The impact of hepatitis C cure with direct-acting antivirals (DAAs) on patient-reported outcomes (PROs) in community settings remains unclear. We aimed to assess changes in PROs over time and whether treatment was associated with sustained improved PROs in a cohort of people who inject drugs. This study is a sub-analysis of the Treatment and Prevention Study, a nurse-led trial where people who inject drugs and their injecting partners were recruited in a community setting, in Melbourne, Australia. Three participant groups were characterised; treatment, untreated and non-viremic (hepatitis C RNA negative at screening). PROs included assessment of health-related quality of life using the Short-Form 8 (SF-8) Survey and life satisfaction using Personal Wellbeing Index (PWI). PROs were measured at baseline and every 12 weeks until week 84. Generalised Estimating Equations were used to measure whether treatment was associated with longitudinal PRO change. A total of 215 participants were included in this analysis. PWI scores were significantly higher at week 12 for both the treatment group (p = 0.0309) and non-viremic group (p = 0.0437) compared to baseline. However, treatment was not associated with longitudinal change in PRO scores. In conclusion, we found DAA treatment did not significantly improve PRO scores compared to those not receiving treatment and without hepatitis C. The measures used in this study may not be sensitive enough to capture the hepatitis C specific improvements in quality of life that treatment affords or factors other than treatment may be influencing quality of life scores in this cohort.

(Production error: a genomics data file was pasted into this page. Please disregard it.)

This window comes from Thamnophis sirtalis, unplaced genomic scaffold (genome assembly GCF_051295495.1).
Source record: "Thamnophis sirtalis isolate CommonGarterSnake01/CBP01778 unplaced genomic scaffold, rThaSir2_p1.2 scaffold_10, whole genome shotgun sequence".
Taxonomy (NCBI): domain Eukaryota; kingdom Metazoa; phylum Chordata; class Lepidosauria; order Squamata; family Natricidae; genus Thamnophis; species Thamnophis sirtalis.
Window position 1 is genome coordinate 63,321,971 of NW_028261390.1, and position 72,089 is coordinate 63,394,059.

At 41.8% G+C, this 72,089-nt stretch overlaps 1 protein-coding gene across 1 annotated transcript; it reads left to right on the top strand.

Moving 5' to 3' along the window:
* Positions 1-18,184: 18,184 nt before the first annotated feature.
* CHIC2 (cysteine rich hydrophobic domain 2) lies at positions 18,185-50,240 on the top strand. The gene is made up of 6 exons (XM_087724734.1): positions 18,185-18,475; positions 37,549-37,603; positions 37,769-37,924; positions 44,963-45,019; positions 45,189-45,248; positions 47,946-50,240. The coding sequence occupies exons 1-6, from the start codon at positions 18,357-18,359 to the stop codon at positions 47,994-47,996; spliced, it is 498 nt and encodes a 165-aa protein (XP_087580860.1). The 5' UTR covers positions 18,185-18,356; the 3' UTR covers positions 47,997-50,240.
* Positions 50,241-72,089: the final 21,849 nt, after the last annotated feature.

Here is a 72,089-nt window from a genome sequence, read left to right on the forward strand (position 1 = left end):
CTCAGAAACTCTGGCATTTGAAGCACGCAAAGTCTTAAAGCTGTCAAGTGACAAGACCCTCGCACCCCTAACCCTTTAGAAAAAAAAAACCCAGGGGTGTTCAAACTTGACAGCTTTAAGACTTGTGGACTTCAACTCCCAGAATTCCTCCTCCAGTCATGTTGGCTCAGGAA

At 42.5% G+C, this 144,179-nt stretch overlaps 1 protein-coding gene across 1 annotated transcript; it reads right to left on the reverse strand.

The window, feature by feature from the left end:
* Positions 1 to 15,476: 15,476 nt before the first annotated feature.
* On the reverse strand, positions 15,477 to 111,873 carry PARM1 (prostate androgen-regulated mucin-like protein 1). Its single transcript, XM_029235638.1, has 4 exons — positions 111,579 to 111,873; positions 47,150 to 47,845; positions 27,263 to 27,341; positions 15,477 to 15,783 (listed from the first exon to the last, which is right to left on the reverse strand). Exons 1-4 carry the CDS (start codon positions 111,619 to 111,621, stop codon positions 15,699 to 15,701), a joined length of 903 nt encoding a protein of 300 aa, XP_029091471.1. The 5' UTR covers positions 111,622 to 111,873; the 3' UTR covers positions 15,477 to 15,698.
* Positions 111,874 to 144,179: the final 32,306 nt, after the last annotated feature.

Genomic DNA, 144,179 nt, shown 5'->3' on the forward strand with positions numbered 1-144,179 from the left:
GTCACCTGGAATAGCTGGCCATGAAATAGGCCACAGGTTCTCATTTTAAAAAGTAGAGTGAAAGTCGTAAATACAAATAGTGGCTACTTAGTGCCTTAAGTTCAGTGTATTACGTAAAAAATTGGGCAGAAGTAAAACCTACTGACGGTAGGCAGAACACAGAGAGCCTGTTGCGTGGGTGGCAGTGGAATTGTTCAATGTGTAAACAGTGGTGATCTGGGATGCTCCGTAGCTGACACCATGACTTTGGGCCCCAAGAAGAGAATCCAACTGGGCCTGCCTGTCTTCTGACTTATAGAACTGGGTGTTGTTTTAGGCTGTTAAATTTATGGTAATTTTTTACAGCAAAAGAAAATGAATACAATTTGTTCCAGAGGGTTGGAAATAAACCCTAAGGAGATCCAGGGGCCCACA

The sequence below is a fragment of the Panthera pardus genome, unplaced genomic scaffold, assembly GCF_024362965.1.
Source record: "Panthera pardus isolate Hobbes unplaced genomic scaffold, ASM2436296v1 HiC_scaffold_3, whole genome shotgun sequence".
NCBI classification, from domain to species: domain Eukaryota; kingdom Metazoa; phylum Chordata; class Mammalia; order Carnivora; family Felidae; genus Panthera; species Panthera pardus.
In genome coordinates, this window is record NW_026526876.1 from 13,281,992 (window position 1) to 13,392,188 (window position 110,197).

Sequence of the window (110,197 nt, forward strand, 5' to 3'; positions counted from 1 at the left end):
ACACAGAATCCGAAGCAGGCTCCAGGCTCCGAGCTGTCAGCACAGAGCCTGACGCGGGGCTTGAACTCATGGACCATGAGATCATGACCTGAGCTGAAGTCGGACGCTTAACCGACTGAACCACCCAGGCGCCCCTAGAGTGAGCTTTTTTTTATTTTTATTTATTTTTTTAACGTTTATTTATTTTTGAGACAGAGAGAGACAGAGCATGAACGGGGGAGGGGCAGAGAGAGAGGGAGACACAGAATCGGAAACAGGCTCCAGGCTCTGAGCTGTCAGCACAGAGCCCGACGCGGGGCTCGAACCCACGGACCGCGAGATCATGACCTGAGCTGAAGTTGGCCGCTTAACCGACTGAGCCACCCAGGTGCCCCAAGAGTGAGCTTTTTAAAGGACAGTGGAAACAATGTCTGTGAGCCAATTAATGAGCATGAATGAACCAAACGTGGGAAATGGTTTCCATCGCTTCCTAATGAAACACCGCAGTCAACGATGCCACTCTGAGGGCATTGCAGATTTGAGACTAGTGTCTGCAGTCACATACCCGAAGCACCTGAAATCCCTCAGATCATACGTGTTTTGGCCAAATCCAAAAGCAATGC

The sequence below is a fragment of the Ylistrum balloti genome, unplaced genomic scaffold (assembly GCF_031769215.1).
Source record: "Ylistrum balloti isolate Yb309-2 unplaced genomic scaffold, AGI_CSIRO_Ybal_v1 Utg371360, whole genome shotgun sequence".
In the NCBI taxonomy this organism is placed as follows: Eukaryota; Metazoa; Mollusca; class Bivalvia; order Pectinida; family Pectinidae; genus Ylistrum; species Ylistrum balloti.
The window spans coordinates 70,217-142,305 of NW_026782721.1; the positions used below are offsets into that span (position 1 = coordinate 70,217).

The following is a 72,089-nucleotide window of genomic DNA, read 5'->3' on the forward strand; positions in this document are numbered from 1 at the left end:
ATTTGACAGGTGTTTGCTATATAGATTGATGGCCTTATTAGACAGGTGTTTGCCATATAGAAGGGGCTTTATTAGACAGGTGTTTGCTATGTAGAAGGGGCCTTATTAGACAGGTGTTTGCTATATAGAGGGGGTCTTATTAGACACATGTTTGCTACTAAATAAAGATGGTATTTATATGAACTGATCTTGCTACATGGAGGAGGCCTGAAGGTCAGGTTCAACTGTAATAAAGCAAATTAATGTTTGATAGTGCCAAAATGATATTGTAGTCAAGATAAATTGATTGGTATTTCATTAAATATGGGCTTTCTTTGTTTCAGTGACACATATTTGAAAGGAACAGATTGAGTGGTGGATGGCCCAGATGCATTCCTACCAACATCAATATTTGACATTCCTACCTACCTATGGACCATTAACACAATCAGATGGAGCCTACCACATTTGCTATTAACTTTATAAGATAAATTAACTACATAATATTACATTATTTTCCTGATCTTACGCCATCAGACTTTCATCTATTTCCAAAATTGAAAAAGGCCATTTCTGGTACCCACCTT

Link to publisher’s web site